Full Frame Canon 6D v Sonly mirrorless cropped frame
I recently took a trip to Australia as a holiday. I lugged my full frame Canon 6D and a selection of equipment with me. I soon discovered that walking around all day with all this was spoiling my family holiday and carrying out a proper shoot with tripod and filters just was not going to happen. Instead I found myself pointing and shooting and trying to be creative. So I promised to look into a lighter walk around camera for holidays and times when I couldn’t or didn’t want to lug around my full frame DSLR. My aim was to use the DSLR on photo shoots or trips specific for photography where I had the time and opportunity to take all my gear and concentrate on the best possible imagery. Like early morning shoots.
The new camera ideally needed to give me excellent images with good dynamic resolution so that things like highlights and shadows could be pushed and pulled. It also needed to be quick and easy to use. After looking around I decided it had to be a mirrorless camera. This would also give me the ability to see what all the fuss is about with this new technology in case later I wanted to make that jump from DSLR to Mirrorless. My decision due to specification and cost was the new Sony a6000. My write-ups will be my experiences over the next couple of months with this camera compared to the Canon 6D with L lens. This gives me small size and ease of use, but with professional results.
I don’t want to get into the specs and numbers apart from saying this is the world fastest auto focus camera. My views will be all about the use and photography. However my purchase aim was as stated above as a walkabout camera. My comments below are in the order I discovered them.
First thing I noticed was how much lighter and smaller this camera is. However the lens on the front does make it an awkward shape and will not slip into a trouser pocket. It needs ideally a small shoulder case, putting in a handbag or something. However it is far more portable than the DSLR and gives me the opportunity to always have it with me. It’s not as robust as the Canon as its a sort of metal lump which although wouldn’t necessarily break easily, it could be catastrophic if you dropped it from a height. It’s typical of all these smaller cameras. It’s also not weather proof. I was worried about the menu system and the ability to quickly and easily find my key controls and setups. However I was pleasantly surprised, and seems to have all the functionality of my Canon.
I spent some time getting familiarised with this and testing the auto focus system. The autofocusing tracking system and the 11 fps image capture is I must say amazing. It will track a moving subject and take 11fps without breaking sweat. All I can say is awesome. Now I have a sports camera and can capture those perfect shots of kids and people doing things.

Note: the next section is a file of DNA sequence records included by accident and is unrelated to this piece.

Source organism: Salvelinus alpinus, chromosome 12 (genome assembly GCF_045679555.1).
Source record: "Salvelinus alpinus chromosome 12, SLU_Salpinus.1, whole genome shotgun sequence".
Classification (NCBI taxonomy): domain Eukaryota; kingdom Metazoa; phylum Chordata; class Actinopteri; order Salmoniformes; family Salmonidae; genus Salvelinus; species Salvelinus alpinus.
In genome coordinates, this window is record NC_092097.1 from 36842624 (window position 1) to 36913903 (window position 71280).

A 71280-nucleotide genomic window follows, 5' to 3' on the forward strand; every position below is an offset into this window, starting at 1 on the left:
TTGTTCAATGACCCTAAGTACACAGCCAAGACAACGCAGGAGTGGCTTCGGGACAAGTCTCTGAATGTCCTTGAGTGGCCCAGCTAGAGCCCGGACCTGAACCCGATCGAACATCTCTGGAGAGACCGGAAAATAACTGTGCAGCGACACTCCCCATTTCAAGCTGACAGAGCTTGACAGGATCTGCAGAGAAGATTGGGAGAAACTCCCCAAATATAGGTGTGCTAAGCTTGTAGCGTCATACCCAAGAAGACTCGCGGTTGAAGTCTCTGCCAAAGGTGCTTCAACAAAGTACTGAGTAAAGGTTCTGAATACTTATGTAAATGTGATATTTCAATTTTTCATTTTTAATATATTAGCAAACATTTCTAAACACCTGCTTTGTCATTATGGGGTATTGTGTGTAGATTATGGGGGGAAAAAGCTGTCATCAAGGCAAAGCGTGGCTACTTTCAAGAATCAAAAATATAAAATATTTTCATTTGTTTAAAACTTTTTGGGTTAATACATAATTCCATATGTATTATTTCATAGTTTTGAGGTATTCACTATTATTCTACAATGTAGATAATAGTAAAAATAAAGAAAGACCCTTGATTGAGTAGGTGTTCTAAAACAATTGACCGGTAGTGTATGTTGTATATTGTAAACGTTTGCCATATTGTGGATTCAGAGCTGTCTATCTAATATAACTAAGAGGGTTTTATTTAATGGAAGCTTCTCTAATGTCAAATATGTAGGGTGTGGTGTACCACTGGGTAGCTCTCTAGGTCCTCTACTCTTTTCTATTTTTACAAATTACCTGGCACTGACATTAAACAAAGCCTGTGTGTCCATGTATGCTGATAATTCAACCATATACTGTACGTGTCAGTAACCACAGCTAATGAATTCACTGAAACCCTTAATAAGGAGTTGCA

Next up I sussed out the wireless transfer of images and its ability to do this out in the field. It was easy, quick and faultless. Also if you have an NFC enabled smartphone it will do this by just tapping them together. My iPhone 6 should be able to do this once Apple enables it. Androids work already.
I went to the coast and captured some walk around landscape shots using RAW+JPG. I put it through its paces shooting into the sun and creating multiple exposure landscape panoramas using exposure lock. All worked a dream and so quick and easy. The back LCD display was plenty bright and full of information, however the exposure graph is a little crude but adequate. I used the eye piece most of the time which is adequate but not as clear or bright as a dslr. The electronic display allows a myriad of information and focus tracking to be displayed which is impossible on a Mirrored display. Images are captured onto an SD card so I didn’t need to buy any. Transferring to my iPhone while in a café and uploading to social media was a breeze same as the Canon 6D.
Adjustment of controls like ISO, F-Stop, and Exposure Compensation was all easy and to hand. The articulating screen had its advantages too. Battery life seemed fine for a days shooting but recharge times are quite long (3-4 hours) The hot shoe seems to be a Sony specification as my 430EX2 wouldn’t trigger in ETTL or Manual. I tried getting it to work via some remote IR transmitters but to no avail. What I did manager to do was get my xxxx in manual to slave fire off the inbuilt pop up flash. I didn’t experiment beyond this but it an option if required.
Exposure Bracketing in supported for single and multi shot. Its easily accessible from the menu and allows customation for number of shots and exposure steps. Very easy to setup and use. Next test was on Carnival night. I wanted to see how it beformed at night photographing illuminated carnival floats. For this I set the Speed fixed at 1/160 and F-Stop and ISO in Auto. I limited the ISO to 3600 and just fired away on the night without having to play with any settins.. Childsplay.. I had it on auto focus. The camera performed well with the images having a well balanced exposure from highlights to low lights detail